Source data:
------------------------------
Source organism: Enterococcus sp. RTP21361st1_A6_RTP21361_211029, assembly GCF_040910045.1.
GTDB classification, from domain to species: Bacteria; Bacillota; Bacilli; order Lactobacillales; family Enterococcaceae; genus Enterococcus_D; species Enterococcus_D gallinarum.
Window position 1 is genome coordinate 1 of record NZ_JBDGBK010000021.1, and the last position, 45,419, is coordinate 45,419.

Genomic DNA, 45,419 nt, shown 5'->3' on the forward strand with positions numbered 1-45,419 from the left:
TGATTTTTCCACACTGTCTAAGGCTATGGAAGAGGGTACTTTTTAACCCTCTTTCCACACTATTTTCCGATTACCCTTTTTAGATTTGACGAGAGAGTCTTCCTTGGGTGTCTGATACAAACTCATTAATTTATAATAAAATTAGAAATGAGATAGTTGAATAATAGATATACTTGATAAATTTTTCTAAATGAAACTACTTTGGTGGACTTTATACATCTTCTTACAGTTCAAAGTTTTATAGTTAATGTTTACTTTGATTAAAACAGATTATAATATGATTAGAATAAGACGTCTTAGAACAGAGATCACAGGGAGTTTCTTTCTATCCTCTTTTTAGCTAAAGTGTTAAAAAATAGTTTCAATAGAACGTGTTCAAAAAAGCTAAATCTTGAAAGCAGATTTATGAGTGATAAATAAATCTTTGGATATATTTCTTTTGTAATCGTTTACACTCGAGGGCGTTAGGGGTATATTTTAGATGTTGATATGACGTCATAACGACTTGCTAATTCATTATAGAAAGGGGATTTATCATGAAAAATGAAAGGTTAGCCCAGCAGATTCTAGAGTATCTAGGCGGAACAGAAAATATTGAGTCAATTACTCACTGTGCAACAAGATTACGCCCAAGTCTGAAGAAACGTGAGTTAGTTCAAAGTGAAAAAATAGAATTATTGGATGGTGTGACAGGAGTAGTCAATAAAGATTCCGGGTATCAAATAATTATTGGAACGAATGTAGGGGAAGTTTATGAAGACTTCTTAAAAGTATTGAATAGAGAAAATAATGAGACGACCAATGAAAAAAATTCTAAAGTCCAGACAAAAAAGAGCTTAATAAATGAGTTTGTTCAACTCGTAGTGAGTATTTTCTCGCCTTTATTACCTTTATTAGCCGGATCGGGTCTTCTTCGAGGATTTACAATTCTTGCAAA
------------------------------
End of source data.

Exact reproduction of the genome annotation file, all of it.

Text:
Source organism: Enterococcus sp. RTP21361st1_A6_RTP21361_211029, assembly GCF_040910045.1.
GTDB classification, from domain to species: Bacteria; Bacillota; Bacilli; order Lactobacillales; family Enterococcaceae; genus Enterococcus_D; species Enterococcus_D gallinarum.
Window position 1 is genome coordinate 1 of record NZ_JBDGBK010000021.1, and the last position, 45,419, is coordinate 45,419.

Genomic DNA, 45,419 nt, shown 5'->3' on the forward strand with positions numbered 1-45,419 from the left:
TGATTTTTCCACACTGTCTAAGGCTATGGAAGAGGGTACTTTTTAACCCTCTTTCCACACTATTTTCCGATTACCCTTTTTAGATTTGACGAGAGAGTCTTCCTTGGGTGTCTGATACAAACTCATTAATTTATAATAAAATTAGAAATGAGATAGTTGAATAATAGATATACTTGATAAATTTTTCTAAATGAAACTACTTTGGTGGACTTTATACATCTTCTTACAGTTCAAAGTTTTATAGTTAATGTTTACTTTGATTAAAACAGATTATAATATGATTAGAATAAGACGTCTTAGAACAGAGATCACAGGGAGTTTCTTTCTATCCTCTTTTTAGCTAAAGTGTTAAAAAATAGTTTCAATAGAACGTGTTCAAAAAAGCTAAATCTTGAAAGCAGATTTATGAGTGATAAATAAATCTTTGGATATATTTCTTTTGTAATCGTTTACACTCGAGGGCGTTAGGGGTATATTTTAGATGTTGATATGACGTCATAACGACTTGCTAATTCATTATAGAAAGGGGATTTATCATGAAAAATGAAAGGTTAGCCCAGCAGATTCTAGAGTATCTAGGCGGAACAGAAAATATTGAGTCAATTACTCACTGTGCAACAAGATTACGCCCAAGTCTGAAGAAACGTGAGTTAGTTCAAAGTGAAAAAATAGAATTATTGGATGGTGTGACAGGAGTAGTCAATAAAGATTCCGGGTATCAAATAATTATTGGAACGAATGTAGGGGAAGTTTATGAAGACTTCTTAAAAGTATTGAATAGAGAAAATAATGAGACGACCAATGAAAAAAATTCTAAAGTCCAGACAAAAAAGAGCTTAATAAATGAGTTTGTTCAACTCGTAGTGAGTATTTTCTCGCCTTTATTACCTTTATTAGCCGGATCGGGTCTTCTTCGAGGATTTACAATTCTTGCAAA